The neural network architecture of the mammalian neocortex is constructed from diverse neuronal cell types. Understanding the developmental origins of these cell types is prerequisite for exploring how they assemble the intricate, yet stereotyped circuits that guide intelligent behavior. Glutamatergic pyramidal neurons (PyNs) constitute ~80% of cortical neurons and are defined by their laminar locations, axon projections, physiology, and gene expression. Diverse PyNs form multiple local subnetworks, inter-areal processing streams, and distinct cortical output channels that subserve motor, cognitive and emotional functions. However, the developmental origins of the diversity of PyN subtypes are not well understood. The progenitor cells that give rise to PyNs mainly include radial glial cells (RGCs) and intermediate progenitor cells (IPCs) located in the embryonic cerebral ventricle wall. RGCs divide asymmetrically to generate neurons either directly or indirectly through IPCs, which divide symmetrically to produce pairs of PyNs. It remains unclear how progenitor types (e.g. RGCs, IPCs), their lineage progression, and timing of neurogenesis contribute to the specification of diverse PyN subtypes defined by axon projection, connectivity, and physiology. In particular, the role of IPCs in the generation of PyNs is poorly understood. The T-domain transcription factor (Tbr2) is specifically expressed in cortical IPCs. We have generated an inducible Tbr2-CreER mouse driver, which allows comprehensive lineage tracing from IPCs. I have developed a novel genetic method to fate-map neurons not only according to their lineage, but by precise birth time. We will assay fate-mapped PyNs in terms of axon projection. The goal of this proposal is to combine these state-of-the-art genetic tools to examine the role of IPCs in the specification of PyN subtypes. IPCs are crucial for cortical development, especially in the generation of upper layer PyN subtypes that constitute processing streams linking functionally related cortical areas. Understanding their role is a key step toward elucidating how their dysfunction contributes to a range of neurodevelopmental disorders, including autism spectrum disorders.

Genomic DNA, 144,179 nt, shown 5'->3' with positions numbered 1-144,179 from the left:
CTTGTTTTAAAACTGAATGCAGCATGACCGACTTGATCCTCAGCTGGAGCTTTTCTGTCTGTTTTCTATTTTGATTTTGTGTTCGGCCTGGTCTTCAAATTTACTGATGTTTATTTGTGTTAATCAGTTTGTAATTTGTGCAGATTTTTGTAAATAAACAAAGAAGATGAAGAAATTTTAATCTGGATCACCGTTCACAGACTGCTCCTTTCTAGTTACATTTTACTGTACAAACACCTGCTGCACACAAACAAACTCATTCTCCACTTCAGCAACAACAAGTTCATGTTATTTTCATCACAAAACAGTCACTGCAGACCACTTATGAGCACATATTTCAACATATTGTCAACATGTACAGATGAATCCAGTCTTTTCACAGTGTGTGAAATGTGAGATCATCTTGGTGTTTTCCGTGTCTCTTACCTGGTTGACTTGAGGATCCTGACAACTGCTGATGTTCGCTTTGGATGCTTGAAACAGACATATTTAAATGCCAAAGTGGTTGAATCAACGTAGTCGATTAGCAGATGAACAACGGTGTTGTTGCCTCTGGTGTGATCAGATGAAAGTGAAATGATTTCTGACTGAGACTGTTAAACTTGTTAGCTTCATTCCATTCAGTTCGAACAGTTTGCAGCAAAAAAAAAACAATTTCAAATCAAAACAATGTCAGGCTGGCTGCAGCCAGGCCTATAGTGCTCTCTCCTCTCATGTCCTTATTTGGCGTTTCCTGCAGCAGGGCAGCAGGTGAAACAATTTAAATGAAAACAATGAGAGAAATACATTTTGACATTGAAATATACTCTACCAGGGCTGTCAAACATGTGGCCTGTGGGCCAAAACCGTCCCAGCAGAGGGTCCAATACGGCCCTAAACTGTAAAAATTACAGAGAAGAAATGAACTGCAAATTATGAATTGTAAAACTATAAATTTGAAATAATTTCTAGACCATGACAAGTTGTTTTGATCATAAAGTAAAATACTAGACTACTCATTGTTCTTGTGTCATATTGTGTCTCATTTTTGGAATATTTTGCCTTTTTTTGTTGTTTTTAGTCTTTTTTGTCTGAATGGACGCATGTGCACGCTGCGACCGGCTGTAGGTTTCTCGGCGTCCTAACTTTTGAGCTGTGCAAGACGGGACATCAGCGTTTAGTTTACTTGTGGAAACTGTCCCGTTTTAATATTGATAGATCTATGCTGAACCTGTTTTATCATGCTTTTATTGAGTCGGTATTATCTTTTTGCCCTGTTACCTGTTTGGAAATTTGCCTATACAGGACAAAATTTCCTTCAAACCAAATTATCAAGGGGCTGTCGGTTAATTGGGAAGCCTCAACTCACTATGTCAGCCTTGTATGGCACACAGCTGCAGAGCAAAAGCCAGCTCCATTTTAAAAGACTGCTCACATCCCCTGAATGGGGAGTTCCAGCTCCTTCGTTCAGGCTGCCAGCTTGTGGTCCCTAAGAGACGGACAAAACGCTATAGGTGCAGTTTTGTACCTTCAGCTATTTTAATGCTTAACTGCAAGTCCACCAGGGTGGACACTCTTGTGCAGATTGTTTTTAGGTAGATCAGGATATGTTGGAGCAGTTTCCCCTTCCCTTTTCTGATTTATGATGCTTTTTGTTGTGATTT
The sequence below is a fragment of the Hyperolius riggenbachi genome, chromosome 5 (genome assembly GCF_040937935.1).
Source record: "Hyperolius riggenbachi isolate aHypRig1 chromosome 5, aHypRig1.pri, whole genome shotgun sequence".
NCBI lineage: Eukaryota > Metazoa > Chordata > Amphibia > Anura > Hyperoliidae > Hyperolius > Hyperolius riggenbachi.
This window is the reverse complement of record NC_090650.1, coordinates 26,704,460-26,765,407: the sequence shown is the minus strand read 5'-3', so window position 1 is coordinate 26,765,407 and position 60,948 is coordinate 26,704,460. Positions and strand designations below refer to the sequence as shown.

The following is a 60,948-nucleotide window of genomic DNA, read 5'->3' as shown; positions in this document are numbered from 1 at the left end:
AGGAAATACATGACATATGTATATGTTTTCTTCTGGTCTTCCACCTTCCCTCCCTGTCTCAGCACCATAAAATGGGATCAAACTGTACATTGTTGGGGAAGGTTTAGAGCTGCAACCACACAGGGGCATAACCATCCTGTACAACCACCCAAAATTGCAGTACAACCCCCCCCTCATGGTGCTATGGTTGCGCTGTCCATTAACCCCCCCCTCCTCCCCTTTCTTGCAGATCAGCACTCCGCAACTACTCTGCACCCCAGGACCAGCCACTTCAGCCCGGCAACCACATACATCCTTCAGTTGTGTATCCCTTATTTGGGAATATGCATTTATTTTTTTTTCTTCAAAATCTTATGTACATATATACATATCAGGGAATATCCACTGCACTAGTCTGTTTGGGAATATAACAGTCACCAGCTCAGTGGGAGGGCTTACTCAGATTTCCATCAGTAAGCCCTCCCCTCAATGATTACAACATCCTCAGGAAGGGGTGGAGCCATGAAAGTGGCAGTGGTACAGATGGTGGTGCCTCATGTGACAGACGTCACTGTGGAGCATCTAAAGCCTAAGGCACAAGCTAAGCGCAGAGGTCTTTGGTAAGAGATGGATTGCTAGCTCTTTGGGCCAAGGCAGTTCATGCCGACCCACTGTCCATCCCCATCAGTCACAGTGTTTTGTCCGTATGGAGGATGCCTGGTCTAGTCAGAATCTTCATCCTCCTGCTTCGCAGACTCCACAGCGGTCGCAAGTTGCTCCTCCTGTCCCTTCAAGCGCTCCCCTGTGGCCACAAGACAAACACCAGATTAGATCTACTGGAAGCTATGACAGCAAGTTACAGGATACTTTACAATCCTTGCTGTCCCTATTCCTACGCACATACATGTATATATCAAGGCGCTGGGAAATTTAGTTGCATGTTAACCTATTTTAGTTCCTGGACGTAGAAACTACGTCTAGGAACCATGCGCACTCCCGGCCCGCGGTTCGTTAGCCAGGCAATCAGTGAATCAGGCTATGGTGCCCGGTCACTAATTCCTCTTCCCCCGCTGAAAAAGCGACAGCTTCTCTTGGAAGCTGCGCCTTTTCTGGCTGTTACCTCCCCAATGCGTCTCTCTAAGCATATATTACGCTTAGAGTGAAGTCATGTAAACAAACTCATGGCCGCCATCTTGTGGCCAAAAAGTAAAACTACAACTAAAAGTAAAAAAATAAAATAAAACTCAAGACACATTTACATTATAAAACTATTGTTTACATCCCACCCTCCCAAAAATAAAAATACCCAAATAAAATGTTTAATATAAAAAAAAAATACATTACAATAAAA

This proposal is concerned with studying an aspect of neurodevelopment that has broad implications for understanding how normal developmental processes can be disrupted in neuropsychiatric disorders. I am investigating the development of pyramidal neurons, which are the majority of neurons in the neocortex and are the building blocks of the information processing streams that generate neural output and, as such, they are likely involved in many neurological disorders. Specifically, mutations in the gene this proposal focuses on, Tbr2, are known to result in defects in neural development in humans, including microcephaly, polymicrogyria, corpus callosum agenesis, and intellectual disability.